The federal judge who will preside over the trial about North Carolina’s voter ID law told attorneys in an order this week to be ready to make their arguments on Jan. 25.
In a status report filed two days before the end of the year, the NAACP and others challenging the law continue to argue that much confusion remains about what voters will need in order to cast ballots in the March 15 primaries.
The arguments come nearly six months after a two-week trial in July at which U.S. District Judge Thomas Schroeder listened to evidence in support of and in opposition to other elections law changes contained in a 2013 overhaul by the Republican-led General Assembly.
On the eve of that trial, the legislature amended the voter ID portion of the overhaul to allow voters to cast provisional ballots without one of six specified photo identification cards. Because the change came so close to the start of the summer trial, the judge told the parties he would wait to hear arguments on that portion of the case.
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The NAACP and others have contended that requiring IDs to vote has a disproportionate negative impact on minority voters, who don’t always have access to birth certificates and other documents needed for the identification cards.
Attorneys for the state have argued that the 2015 amendment made the 2013 legal challenge moot.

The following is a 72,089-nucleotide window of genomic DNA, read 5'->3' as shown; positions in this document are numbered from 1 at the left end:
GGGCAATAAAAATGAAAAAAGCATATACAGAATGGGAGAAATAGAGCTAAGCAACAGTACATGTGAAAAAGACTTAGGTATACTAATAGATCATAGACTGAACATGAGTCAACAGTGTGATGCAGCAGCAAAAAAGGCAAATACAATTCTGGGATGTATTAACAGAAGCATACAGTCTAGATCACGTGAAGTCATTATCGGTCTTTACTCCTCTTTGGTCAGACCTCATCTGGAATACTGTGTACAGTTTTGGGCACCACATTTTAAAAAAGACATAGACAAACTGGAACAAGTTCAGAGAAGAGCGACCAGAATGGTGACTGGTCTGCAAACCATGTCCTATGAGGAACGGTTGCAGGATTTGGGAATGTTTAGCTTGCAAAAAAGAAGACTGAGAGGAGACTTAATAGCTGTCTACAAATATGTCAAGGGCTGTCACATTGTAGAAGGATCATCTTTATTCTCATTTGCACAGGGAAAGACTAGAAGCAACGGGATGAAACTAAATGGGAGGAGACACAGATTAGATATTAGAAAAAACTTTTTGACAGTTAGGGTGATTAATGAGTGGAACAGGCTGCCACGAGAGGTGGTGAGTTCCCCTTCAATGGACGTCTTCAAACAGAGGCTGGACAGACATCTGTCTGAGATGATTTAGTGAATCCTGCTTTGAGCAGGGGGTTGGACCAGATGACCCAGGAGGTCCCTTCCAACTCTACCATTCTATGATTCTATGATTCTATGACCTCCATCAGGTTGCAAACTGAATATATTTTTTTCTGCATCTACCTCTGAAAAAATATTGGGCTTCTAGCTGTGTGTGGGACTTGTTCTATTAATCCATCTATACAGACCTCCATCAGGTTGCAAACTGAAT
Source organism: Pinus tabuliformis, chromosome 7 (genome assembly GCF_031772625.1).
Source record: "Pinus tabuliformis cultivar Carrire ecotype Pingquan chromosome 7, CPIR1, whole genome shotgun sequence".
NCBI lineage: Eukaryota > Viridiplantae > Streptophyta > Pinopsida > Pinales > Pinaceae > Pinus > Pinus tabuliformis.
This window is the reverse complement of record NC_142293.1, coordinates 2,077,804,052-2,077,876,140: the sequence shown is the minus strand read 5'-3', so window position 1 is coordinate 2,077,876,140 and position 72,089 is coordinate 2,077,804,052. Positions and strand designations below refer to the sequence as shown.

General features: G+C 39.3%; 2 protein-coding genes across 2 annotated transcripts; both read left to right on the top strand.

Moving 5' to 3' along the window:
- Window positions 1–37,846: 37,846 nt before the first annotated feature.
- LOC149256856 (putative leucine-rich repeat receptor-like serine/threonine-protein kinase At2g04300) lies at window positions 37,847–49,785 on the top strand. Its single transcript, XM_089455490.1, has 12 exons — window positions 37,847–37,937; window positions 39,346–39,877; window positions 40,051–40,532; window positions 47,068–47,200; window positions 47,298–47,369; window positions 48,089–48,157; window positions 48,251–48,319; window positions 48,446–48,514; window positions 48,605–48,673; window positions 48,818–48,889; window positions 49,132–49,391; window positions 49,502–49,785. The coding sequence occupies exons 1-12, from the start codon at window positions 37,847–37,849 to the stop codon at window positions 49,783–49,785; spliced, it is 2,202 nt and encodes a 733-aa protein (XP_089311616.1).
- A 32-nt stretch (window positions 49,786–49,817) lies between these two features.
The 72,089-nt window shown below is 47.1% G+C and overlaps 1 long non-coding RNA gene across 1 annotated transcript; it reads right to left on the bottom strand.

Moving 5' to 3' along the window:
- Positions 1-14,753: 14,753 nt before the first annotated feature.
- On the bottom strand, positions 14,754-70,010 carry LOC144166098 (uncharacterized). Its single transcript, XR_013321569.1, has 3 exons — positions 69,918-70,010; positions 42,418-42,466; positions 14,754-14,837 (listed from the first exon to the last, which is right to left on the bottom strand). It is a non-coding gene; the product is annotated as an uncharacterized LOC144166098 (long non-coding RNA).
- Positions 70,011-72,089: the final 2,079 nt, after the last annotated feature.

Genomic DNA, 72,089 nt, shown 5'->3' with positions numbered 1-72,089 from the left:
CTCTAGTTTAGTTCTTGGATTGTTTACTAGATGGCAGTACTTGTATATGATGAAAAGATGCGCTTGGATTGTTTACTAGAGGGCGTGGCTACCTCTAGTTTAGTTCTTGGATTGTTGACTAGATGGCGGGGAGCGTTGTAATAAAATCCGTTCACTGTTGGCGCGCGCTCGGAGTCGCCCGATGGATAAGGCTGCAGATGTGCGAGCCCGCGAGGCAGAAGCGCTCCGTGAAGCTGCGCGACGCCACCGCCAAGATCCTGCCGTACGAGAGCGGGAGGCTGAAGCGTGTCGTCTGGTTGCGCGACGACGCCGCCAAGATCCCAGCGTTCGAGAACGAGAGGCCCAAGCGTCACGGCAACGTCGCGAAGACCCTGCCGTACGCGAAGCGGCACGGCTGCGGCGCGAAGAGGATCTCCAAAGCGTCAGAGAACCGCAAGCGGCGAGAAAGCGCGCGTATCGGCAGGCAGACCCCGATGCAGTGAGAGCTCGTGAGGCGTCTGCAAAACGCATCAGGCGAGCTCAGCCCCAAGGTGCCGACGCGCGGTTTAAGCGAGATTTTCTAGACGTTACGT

Since fall, attorneys for both sides have tried to reach consensus on the ID portion of the larger challenge to the 2013 election law changes.
In a Dec. 29 status report, the challengers reiterated their request to block the implementation of the ID rule for the March primaries.
They raised concerns about the form and content of advertisements being circulated in North Carolina to educate voters about the election law changes. In addition to pushing for more public hearings, the challengers urge that formal rules be adopted on the procedures for evaluating a voter’s declaration of a “reasonable impediment” to getting a specified ID.
They also want more specifics on the range of authority that will be granted to county boards of election for considering the validity of such declarations.
Other provisions of North Carolina’s election laws that are being challenged are:
▪ The decrease in the number of early-voting days.
▪ The elimination of a provision that allowed voters to cast a ballot the same day that they registered to vote – and to vote outside their assigned precinct.
▪ The end to a program that pre-registered 16- and 17-year olds.
The judge has yet to issue a ruling on those challenges.